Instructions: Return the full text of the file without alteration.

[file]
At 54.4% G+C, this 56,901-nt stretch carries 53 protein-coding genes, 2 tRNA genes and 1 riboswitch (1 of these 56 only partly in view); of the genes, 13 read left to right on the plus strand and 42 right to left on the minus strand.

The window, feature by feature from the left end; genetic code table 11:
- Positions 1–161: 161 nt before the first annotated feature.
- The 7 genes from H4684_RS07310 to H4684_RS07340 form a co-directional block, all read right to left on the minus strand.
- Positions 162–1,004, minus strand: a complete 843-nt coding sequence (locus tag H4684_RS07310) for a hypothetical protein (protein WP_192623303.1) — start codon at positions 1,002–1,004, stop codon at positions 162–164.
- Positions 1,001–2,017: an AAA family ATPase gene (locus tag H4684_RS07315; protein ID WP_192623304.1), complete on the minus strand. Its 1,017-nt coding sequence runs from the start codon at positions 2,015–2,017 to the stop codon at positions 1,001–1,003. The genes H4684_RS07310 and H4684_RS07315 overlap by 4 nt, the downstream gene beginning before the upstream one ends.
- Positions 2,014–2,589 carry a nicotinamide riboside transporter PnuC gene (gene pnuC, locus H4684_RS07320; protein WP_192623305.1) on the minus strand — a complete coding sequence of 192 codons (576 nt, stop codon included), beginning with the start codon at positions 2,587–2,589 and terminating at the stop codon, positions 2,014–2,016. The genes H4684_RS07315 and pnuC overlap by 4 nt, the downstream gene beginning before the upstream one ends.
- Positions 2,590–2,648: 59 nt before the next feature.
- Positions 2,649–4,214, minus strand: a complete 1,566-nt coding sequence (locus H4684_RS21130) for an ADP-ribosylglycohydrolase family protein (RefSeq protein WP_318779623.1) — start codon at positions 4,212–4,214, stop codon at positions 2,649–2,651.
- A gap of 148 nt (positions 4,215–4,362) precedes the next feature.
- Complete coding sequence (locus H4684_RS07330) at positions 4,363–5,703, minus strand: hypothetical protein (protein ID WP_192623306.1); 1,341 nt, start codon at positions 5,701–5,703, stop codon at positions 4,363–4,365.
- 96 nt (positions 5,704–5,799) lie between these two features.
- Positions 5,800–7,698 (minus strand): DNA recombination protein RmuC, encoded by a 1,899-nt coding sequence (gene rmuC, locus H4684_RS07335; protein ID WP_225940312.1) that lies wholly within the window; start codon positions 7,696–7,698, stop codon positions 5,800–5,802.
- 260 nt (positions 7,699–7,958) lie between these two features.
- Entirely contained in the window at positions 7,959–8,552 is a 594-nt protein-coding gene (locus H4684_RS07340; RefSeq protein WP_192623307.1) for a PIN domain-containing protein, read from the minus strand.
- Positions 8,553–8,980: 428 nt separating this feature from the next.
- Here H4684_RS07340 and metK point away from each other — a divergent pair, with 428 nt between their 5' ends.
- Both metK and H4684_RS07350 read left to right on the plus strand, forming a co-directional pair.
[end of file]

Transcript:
At 54.4% G+C, this 56,901-nt stretch carries 53 protein-coding genes, 2 tRNA genes and 1 riboswitch (1 of these 56 only partly in view); of the genes, 13 read left to right on the plus strand and 42 right to left on the minus strand.

The window, feature by feature from the left end; genetic code table 11:
- Positions 1–161: 161 nt before the first annotated feature.
- The 7 genes from H4684_RS07310 to H4684_RS07340 form a co-directional block, all read right to left on the minus strand.
- Positions 162–1,004, minus strand: a complete 843-nt coding sequence (locus tag H4684_RS07310) for a hypothetical protein (protein WP_192623303.1) — start codon at positions 1,002–1,004, stop codon at positions 162–164.
- Positions 1,001–2,017: an AAA family ATPase gene (locus tag H4684_RS07315; protein ID WP_192623304.1), complete on the minus strand. Its 1,017-nt coding sequence runs from the start codon at positions 2,015–2,017 to the stop codon at positions 1,001–1,003. The genes H4684_RS07310 and H4684_RS07315 overlap by 4 nt, the downstream gene beginning before the upstream one ends.
- Positions 2,014–2,589 carry a nicotinamide riboside transporter PnuC gene (gene pnuC, locus H4684_RS07320; protein WP_192623305.1) on the minus strand — a complete coding sequence of 192 codons (576 nt, stop codon included), beginning with the start codon at positions 2,587–2,589 and terminating at the stop codon, positions 2,014–2,016. The genes H4684_RS07315 and pnuC overlap by 4 nt, the downstream gene beginning before the upstream one ends.
- Positions 2,590–2,648: 59 nt before the next feature.
- Positions 2,649–4,214, minus strand: a complete 1,566-nt coding sequence (locus H4684_RS21130) for an ADP-ribosylglycohydrolase family protein (RefSeq protein WP_318779623.1) — start codon at positions 4,212–4,214, stop codon at positions 2,649–2,651.
- A gap of 148 nt (positions 4,215–4,362) precedes the next feature.
- Complete coding sequence (locus H4684_RS07330) at positions 4,363–5,703, minus strand: hypothetical protein (protein ID WP_192623306.1); 1,341 nt, start codon at positions 5,701–5,703, stop codon at positions 4,363–4,365.
- 96 nt (positions 5,704–5,799) lie between these two features.
- Positions 5,800–7,698 (minus strand): DNA recombination protein RmuC, encoded by a 1,899-nt coding sequence (gene rmuC, locus H4684_RS07335; protein ID WP_225940312.1) that lies wholly within the window; start codon positions 7,696–7,698, stop codon positions 5,800–5,802.
- 260 nt (positions 7,699–7,958) lie between these two features.
- Entirely contained in the window at positions 7,959–8,552 is a 594-nt protein-coding gene (locus H4684_RS07340; RefSeq protein WP_192623307.1) for a PIN domain-containing protein, read from the minus strand.
- Positions 8,553–8,980: 428 nt separating this feature from the next.
- Here H4684_RS07340 and metK point away from each other — a divergent pair, with 428 nt between their 5' ends.
- Both metK and H4684_RS07350 read left to right on the plus strand, forming a co-directional pair.